A St. George Segregationist Update
[This is an update on the situation Tom wrote about in The Baffler’s current issue, published last month. – Ed.]
In mid-July, Frontline devoted a half-hour to the unfolding secessionist fight in Baton Rouge. The investigative PBS special zeroed in on consequences of secession-incorporation in emancipated St. George schools. Who’s going to be the one to tell the black kids they’re not welcome anymore, should the plan come to pass and the nice white school district cuts loose, it asked?
That’s a no-brainer, said Woodlawn High School principal Daniel Edwards—as he choked back tears on camera and told viewers how he’d hate to have to say this, but—we got our own school district now, see, and this here’s the city of St. George, so….
Frontline drew the secession plot to its awful consequence, should the federal Department of Justice desire to take note: up to 7,000 students would be pulled from schools they currently attend.
This in a state where Common Core educational standards have been rejected by Governor Jindal, along with all the federal money that comes with them. In a state and region where No Child Left Behind (Bars) should be the priority, instead, the dinosaur is at the door selling textbooks.
And collecting signatures. At last count in July, the Advocate reported that the petition drive to secede had passed 17,000 signatures on its way to a magic 18,000 or so that would put the measure up for a ballot–in an election open only to St. George residents (which is to say, in an election open mostly to the people who just signed the petition).
A vote could happen as early as this fall, the paper reported. Word on the street: That would be a disaster.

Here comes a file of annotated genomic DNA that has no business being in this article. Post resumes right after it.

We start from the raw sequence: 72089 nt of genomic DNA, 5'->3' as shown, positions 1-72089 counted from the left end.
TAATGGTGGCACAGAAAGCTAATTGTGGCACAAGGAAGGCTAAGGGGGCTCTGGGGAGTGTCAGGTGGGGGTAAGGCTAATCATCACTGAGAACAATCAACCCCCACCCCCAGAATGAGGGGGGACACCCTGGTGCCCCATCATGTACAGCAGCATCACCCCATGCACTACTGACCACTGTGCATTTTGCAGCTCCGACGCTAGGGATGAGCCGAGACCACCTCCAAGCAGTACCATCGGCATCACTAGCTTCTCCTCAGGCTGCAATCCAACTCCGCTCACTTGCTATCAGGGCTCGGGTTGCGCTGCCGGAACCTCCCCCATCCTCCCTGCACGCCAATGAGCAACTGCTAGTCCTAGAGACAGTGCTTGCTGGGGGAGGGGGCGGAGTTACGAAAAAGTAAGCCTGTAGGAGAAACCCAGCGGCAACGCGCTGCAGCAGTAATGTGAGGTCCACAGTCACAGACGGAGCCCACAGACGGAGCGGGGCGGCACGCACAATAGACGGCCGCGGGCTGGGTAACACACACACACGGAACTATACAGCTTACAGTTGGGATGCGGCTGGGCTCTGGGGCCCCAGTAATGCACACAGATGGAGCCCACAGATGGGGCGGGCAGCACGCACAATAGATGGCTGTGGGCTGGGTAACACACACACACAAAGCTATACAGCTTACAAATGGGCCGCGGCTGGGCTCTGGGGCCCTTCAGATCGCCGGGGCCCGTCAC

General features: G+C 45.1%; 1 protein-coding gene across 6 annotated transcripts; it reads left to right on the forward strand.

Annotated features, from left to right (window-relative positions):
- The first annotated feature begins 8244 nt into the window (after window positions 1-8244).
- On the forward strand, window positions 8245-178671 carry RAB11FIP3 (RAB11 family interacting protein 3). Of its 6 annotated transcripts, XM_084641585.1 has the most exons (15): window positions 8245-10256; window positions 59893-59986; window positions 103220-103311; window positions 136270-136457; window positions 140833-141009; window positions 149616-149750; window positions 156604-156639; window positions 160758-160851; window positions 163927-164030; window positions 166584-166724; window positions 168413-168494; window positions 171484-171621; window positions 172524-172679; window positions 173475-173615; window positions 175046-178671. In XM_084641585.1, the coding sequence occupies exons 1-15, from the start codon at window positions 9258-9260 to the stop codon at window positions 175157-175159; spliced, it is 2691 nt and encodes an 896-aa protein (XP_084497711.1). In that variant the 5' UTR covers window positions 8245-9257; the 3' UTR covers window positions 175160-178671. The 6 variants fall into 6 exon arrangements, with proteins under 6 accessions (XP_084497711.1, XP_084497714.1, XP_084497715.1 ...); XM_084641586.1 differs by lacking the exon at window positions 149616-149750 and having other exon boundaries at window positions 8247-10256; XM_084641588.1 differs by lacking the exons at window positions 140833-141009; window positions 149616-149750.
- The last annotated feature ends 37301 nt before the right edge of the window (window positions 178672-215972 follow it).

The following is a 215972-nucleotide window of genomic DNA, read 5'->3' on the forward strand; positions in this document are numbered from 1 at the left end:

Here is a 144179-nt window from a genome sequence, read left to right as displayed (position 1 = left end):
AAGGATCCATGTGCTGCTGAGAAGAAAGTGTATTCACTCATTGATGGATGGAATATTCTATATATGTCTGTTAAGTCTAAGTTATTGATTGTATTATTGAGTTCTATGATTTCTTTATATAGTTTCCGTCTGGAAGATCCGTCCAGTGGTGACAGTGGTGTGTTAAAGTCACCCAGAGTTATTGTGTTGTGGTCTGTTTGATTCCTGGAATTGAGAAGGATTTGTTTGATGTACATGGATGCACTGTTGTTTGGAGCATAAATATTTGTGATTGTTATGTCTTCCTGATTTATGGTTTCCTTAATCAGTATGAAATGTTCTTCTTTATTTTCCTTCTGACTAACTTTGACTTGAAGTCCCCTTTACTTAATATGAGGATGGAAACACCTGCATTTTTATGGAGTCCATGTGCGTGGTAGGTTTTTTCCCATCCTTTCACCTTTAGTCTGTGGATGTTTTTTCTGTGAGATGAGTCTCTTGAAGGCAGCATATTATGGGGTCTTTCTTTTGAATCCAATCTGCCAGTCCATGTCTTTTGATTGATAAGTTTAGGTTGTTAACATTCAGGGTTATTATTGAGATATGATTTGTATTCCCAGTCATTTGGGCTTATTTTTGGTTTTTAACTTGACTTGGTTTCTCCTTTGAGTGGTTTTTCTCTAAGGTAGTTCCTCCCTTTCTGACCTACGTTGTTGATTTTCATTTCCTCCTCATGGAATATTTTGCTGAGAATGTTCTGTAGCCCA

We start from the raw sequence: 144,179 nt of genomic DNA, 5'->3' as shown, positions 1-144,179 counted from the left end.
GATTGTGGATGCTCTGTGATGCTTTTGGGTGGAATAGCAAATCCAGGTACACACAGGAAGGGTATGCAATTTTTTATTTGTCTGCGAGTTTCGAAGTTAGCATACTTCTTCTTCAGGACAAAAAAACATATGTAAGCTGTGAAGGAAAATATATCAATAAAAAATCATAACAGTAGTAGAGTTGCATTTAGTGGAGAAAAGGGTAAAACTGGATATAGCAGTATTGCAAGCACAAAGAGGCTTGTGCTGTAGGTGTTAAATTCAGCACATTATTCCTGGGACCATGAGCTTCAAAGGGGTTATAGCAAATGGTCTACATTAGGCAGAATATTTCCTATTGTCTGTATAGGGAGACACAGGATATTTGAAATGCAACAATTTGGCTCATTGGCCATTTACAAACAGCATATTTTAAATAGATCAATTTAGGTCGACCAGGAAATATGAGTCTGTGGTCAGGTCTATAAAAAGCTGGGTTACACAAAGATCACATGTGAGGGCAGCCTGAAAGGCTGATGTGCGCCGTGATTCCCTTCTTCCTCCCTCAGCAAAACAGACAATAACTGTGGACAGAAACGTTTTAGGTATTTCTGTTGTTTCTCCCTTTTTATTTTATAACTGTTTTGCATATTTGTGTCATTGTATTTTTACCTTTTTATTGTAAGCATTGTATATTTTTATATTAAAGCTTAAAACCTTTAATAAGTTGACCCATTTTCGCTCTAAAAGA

The Frontline feature demonstrated that, in a freshly re-segregated greater Baton Rouge, the school districts will be “Separate But Unequal,” as the show’s title bluntly suggests. The segregation proponents will be seen as a bunch of R-words, no matter how nice and weepy they’re trying to be about it for the viewers at home—and no matter whatever legitimate gripes they may have about their kids’ “compromised” education at the hands of all those disruptive ghetto children.
Frontline is always a little bit scary. It’s not just because Will Lyman’s on the case, with that voice of his. Though I still get chills thinking, “Addington.” This edition of Frontline keyed in on the East Baton Rouge School System’s long struggle with desegregation and busing, which came after a (now-revoked) 1981 federal order.
My piece for the current issue of The Baffler portrayed a post-segregated scenario through a comparison—your child may be welcome to the school but, hey, you don’t really look like us, so stay way. But those feared and disruptive ghetto children won’t be welcome, at all, in the school or at the school dance, in any way, if the proponents have their say. (And they just had their say, on Frontline.)
The show re-aired this past Friday, which was front-page news on the digital Advocate. The paper reported last week that secessionist proponents filed a lawsuit against the city for its annexation of the Mall of Louisiana. You have to figure that other lawsuits are surely on the way as this exercise in retrograde re-entrenchment continues.
For proponents, Frontline’s emphasis on desegregation, historic and recent white flight—and busing—meant they could and would speak of disruptions, crime, horrible in-school YouTube fight videos and a C-minus rating from the state at Woodlawn High, when “back in the day,” this school was the best in the state. The End.
But Woodlawn has technology and science classes, and that’s where Nikki Dangerfield’s son Aaron wanted to go—she lives in the part of town with the bad schools. Administrators already told Mom, who told Frontline: sorry, if you’d hadn’t heard, we are cutting loose from the rest of East Baton Rouge, so, to keep this from getting complicated, you might want to consider other alternatives…. Now Aaron’s signed up at a local magnet.
The PBS special, as you can well imagine, was sad news for the would-be founding fathers of Greater St. George, who took pre- and post-game offense in the local papers at the un-saintly black-and-white consequence of their plan and what it would mean for the strivers and hard workers of black Baton Rouge.
Frontline updated its story to note that the school board reassigned eighteen principals this summer, including the emotional Edwards, who was also demoted, to assistant principal. Those guys were always the hard-asses anyway.